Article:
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The differential transcriptome and ontology profiles of floating and cumulus granulosa cells in stimulated human antral follicles

Kõks, S., Velthut, A., Sarapik, A., Altmäe, S., Reinmaa, E., Schalkwyk, L.C., Fernandes, C., Lad, H.V., Soomets, U., Jaakma, Ü. and Salumets, A. (2009) The differential transcriptome and ontology profiles of floating and cumulus granulosa cells in stimulated human antral follicles. MHR: Basic science of reproductive medicine, 16 (4). pp. 229-240.

Free to read: https://doi.org/10.1093/molehr/gap103
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Abstract

Communication between various ovarian cell types is a prerequisite for folliculogenesis and ovulation. In antral follicles granulosa cells divide into two distinct populations of mural and cumulus granulosa cells (CGC), enveloping the antrum and surrounding the oocyte, respectively. Both cell types, with the mural compartment in excess, contribute to the floating granulosa cell (FGC) population in the follicular fluid. The aim of this study was to compare the transcriptomes of FGC and CGC in stimulated antral follicles obtained from 19 women undergoing IVF–ICSI procedure. FGC were obtained from follicular fluid during the follicle puncture procedure and CGC were acquired after oocyte denudation for micromanipulation. Gene expression analysis was conducted using the genome-wide Affymetrix transcriptome array. The expression profile of the two granulosa cell populations varied significantly. Out of 28 869 analysed transcripts 4480 were differentially expressed (q-value < 10−4) and 489 showed ≥2-fold difference in the expression level with 222 genes up-regulated in FGC and 267 in CGC. The transcriptome of FGC showed higher expression of genes involved in immune response, hematological system function and organismal injury, although CGC had genes involved in protein degradation and nervous system function up-regulated. Cell-to-cell signalling and interaction pathways were noted in both cell populations. Furthermore, numerous novel transcripts that have not been previously described in follicular physiology were identified. In conclusion, our results provide a solid basis for future studies in follicular biology that will help to identify molecular markers for oocyte and embryo viability in IVF.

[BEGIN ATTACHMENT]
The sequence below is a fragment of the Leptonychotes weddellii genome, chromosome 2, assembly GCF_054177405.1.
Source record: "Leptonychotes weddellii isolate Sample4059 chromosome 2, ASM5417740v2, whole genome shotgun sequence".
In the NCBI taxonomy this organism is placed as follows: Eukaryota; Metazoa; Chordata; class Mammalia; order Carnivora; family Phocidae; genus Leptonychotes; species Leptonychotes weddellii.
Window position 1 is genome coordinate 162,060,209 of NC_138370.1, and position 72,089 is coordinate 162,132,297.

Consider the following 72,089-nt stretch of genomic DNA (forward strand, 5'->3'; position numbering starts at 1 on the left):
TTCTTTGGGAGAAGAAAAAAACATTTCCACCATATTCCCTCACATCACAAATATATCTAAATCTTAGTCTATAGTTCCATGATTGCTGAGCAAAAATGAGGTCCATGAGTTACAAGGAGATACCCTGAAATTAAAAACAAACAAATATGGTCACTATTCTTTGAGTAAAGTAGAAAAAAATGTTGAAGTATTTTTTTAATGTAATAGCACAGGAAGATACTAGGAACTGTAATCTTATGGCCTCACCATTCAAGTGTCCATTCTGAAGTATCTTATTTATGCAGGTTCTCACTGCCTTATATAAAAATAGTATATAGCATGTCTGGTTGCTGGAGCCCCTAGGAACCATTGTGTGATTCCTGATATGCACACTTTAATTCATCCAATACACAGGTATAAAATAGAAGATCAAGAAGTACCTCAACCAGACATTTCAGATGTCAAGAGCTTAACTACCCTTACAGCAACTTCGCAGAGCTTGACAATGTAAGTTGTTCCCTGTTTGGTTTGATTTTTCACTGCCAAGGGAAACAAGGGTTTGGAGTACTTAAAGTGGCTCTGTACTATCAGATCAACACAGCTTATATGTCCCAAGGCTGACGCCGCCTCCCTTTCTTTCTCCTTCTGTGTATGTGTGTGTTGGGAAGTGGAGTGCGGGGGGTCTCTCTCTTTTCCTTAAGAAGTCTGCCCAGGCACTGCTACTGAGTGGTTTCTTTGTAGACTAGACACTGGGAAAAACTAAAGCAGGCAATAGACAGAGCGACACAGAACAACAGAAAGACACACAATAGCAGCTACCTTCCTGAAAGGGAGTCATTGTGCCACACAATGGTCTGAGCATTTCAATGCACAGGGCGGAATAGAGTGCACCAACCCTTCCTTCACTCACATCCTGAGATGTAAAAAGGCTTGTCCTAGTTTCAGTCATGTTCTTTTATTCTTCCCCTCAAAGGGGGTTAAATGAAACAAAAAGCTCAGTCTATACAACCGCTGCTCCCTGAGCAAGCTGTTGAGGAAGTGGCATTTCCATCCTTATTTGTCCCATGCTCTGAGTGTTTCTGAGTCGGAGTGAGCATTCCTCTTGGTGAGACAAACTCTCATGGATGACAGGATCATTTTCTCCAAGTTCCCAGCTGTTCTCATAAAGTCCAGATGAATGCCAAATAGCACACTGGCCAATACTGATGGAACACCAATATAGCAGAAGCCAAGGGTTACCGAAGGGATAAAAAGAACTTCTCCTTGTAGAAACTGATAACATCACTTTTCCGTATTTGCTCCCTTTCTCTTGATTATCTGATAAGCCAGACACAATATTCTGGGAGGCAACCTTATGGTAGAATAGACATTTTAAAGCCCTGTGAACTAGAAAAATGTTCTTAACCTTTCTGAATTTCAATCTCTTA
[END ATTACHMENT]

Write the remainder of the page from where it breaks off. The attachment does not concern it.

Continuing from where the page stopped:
Item Type: Journal Article
Publisher: Oxford University Press
Copyright: © The Author 2009
URI: http://researchrepository.murdoch.edu.au/id/eprint/51999
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